FRIDAY, July 10, 2020 (HealthDay News)
Rates of cerebral palsy among babies in Nordic countries born through in vitro fertilization (IVF) have fallen by more than half over the past two decades, due to fewer twin births from IVF, according to a new study.
A study in Denmark 15 years ago found a significantly increased risk of cerebral palsy in infants born through IVF. The absolute risk was small, but cerebral palsy was the greatest developmental birth defect risk associated with the infertility procedure.
“Multiple embryo transfer is still standard care in many countries,” said study author Dr. Anne Lærke Spangmose, of Rigshospitalet at Copenhagen University Hospital in Denmark. “Our findings emphasize that single embryo transfer and singleton births should be encouraged worldwide.”
The new study analyzed data on nearly 112,000 babies born through IVF over 24 years in Denmark, Finland and Sweden. They were compared with nearly 5 million babies who were conceived naturally.
The overall rate of cerebral palsy during the study period fell from 12.5 cases per 1,000 live births in 1990-1993 to 3.4 per 1,000 in 2011-2014.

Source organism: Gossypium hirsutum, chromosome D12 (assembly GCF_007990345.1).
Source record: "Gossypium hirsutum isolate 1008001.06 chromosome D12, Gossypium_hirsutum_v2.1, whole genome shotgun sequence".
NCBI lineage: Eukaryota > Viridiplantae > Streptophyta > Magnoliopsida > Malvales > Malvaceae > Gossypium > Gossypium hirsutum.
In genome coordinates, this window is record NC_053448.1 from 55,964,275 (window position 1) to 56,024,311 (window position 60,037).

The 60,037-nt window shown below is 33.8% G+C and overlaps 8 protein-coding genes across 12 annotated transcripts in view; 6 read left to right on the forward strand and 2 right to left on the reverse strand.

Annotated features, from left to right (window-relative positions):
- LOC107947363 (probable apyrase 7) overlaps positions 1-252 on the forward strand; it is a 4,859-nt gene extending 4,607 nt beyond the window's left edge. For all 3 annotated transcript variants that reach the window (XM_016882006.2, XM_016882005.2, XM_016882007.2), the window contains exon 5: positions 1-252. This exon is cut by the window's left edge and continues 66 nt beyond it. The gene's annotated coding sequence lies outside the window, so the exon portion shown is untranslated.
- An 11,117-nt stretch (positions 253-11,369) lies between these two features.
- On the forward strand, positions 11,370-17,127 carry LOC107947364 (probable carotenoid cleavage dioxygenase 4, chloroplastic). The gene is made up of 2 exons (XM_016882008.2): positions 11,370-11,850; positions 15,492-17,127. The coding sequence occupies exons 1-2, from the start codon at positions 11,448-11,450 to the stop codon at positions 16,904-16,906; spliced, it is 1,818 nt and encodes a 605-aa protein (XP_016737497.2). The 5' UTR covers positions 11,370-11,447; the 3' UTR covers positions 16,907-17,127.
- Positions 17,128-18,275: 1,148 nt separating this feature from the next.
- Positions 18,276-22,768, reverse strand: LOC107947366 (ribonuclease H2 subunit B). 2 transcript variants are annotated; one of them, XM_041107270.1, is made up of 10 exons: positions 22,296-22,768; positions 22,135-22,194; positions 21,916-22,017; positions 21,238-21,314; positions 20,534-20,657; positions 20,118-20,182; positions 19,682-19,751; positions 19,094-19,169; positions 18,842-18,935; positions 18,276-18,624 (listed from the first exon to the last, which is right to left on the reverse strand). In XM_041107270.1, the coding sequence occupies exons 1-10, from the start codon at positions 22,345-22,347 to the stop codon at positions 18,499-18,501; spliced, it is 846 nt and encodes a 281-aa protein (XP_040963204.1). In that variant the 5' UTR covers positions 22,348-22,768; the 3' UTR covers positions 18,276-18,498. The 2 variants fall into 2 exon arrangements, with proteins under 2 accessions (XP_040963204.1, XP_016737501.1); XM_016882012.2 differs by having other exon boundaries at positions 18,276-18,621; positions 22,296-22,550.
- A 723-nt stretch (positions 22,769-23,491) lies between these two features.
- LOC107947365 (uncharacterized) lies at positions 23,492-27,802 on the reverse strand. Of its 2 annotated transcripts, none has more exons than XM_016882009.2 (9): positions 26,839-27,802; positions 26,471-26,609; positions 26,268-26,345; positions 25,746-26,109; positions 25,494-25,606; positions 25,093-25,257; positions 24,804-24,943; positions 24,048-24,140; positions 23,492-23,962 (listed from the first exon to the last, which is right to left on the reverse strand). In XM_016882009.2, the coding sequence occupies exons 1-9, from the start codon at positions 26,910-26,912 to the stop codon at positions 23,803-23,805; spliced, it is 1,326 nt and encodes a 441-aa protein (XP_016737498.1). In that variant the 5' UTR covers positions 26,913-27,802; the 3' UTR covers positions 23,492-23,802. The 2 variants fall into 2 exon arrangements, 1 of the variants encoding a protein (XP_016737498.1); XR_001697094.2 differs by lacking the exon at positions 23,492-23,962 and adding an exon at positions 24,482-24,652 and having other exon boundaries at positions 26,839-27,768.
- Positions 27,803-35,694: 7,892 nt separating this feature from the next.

The rate dropped only slightly in the children conceived naturally — from 4.3 to 2.1 per 1,000. Among single babies born through IVF, the rate fell from 8.5 per 1,000 to 2.8 per 1,000.
However, the rate among IVF twins remained stable at 10.9 per 1,000, according to the study. The results were presented at the online annual meeting of the European Society of Human Reproduction and Embryology.
The findings provide strong evidence that reducing the number of twins born after IVF treatment has lowered the risk of cerebral palsy in IVF babies to a level comparable with those naturally conceived, said Lærke Spangmose.
She noted that over the past two decades there has been considerable reduction in twin birth rates after IVF treatment.
This is especially so in the Nordic countries, Lærke Spangmose said in a meeting news release. There, IVF twin rates have declined from almost 25% in the 1990s to less than 5% today, which isn’t much higher than the 2% twin rate in naturally conceived pregnancies.
— Robert Preidt
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SOURCE: European Society of Human Reproduction and Embryology, news release, July 7, 2020
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